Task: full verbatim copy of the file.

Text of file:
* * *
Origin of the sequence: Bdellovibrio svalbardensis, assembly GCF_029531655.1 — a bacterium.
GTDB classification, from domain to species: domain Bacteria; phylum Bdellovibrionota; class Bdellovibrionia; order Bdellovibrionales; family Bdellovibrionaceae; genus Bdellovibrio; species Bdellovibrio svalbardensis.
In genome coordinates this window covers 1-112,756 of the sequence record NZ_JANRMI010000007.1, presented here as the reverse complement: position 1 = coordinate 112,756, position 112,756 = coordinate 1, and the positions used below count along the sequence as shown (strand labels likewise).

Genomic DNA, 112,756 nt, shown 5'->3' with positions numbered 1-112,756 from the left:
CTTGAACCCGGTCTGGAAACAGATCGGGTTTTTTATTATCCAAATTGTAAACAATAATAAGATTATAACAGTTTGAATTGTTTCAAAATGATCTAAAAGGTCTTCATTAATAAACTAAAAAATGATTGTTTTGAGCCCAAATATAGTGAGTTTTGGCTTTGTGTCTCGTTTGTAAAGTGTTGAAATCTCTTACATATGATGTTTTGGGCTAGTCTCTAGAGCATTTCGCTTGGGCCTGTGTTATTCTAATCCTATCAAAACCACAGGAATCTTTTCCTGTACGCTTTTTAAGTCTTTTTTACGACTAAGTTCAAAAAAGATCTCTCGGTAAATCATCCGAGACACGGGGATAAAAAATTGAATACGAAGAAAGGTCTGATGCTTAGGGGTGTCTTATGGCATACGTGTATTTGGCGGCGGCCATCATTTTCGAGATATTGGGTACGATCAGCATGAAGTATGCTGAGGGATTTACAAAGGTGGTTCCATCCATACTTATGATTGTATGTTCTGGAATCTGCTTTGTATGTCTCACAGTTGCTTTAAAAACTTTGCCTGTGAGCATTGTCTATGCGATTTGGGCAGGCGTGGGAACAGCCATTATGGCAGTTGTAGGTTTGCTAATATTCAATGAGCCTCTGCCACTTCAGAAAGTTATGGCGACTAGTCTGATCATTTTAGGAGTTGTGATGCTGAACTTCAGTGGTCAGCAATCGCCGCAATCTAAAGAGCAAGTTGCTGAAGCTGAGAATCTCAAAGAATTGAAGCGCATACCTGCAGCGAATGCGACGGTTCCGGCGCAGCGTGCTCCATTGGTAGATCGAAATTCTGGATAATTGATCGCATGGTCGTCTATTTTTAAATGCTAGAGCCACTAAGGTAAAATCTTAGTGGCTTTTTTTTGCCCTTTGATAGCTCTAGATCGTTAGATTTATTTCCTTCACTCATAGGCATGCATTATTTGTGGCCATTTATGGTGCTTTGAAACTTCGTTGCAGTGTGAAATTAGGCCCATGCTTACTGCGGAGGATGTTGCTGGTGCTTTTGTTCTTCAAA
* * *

Origin of the sequence: Bdellovibrio svalbardensis, assembly GCF_029531655.1 — a bacterium.
GTDB classification, from domain to species: domain Bacteria; phylum Bdellovibrionota; class Bdellovibrionia; order Bdellovibrionales; family Bdellovibrionaceae; genus Bdellovibrio; species Bdellovibrio svalbardensis.
In genome coordinates this window covers 1-112,756 of the sequence record NZ_JANRMI010000007.1, presented here as the reverse complement: position 1 = coordinate 112,756, position 112,756 = coordinate 1, and the positions used below count along the sequence as shown (strand labels likewise).

Genomic DNA, 112,756 nt, shown 5'->3' with positions numbered 1-112,756 from the left:
CTTGAACCCGGTCTGGAAACAGATCGGGTTTTTTATTATCCAAATTGTAAACAATAATAAGATTATAACAGTTTGAATTGTTTCAAAATGATCTAAAAGGTCTTCATTAATAAACTAAAAAATGATTGTTTTGAGCCCAAATATAGTGAGTTTTGGCTTTGTGTCTCGTTTGTAAAGTGTTGAAATCTCTTACATATGATGTTTTGGGCTAGTCTCTAGAGCATTTCGCTTGGGCCTGTGTTATTCTAATCCTATCAAAACCACAGGAATCTTTTCCTGTACGCTTTTTAAGTCTTTTTTACGACTAAGTTCAAAAAAGATCTCTCGGTAAATCATCCGAGACACGGGGATAAAAAATTGAATACGAAGAAAGGTCTGATGCTTAGGGGTGTCTTATGGCATACGTGTATTTGGCGGCGGCCATCATTTTCGAGATATTGGGTACGATCAGCATGAAGTATGCTGAGGGATTTACAAAGGTGGTTCCATCCATACTTATGATTGTATGTTCTGGAATCTGCTTTGTATGTCTCACAGTTGCTTTAAAAACTTTGCCTGTGAGCATTGTCTATGCGATTTGGGCAGGCGTGGGAACAGCCATTATGGCAGTTGTAGGTTTGCTAATATTCAATGAGCCTCTGCCACTTCAGAAAGTTATGGCGACTAGTCTGATCATTTTAGGAGTTGTGATGCTGAACTTCAGTGGTCAGCAATCGCCGCAATCTAAAGAGCAAGTTGCTGAAGCTGAGAATCTCAAAGAATTGAAGCGCATACCTGCAGCGAATGCGACGGTTCCGGCGCAGCGTGCTCCATTGGTAGATCGAAATTCTGGATAATTGATCGCATGGTCGTCTATTTTTAAATGCTAGAGCCACTAAGGTAAAATCTTAGTGGCTTTTTTTTGCCCTTTGATAGCTCTAGATCGTTAGATTTATTTCCTTCACTCATAGGCATGCATTATTTGTGGCCATTTATGGTGCTTTGAAACTTCGTTGCAGTGTGAAATTAGGCCCATGCTTACTGCGGAGGATGTTGCTGGTGCTTTTGTTCTTCAAA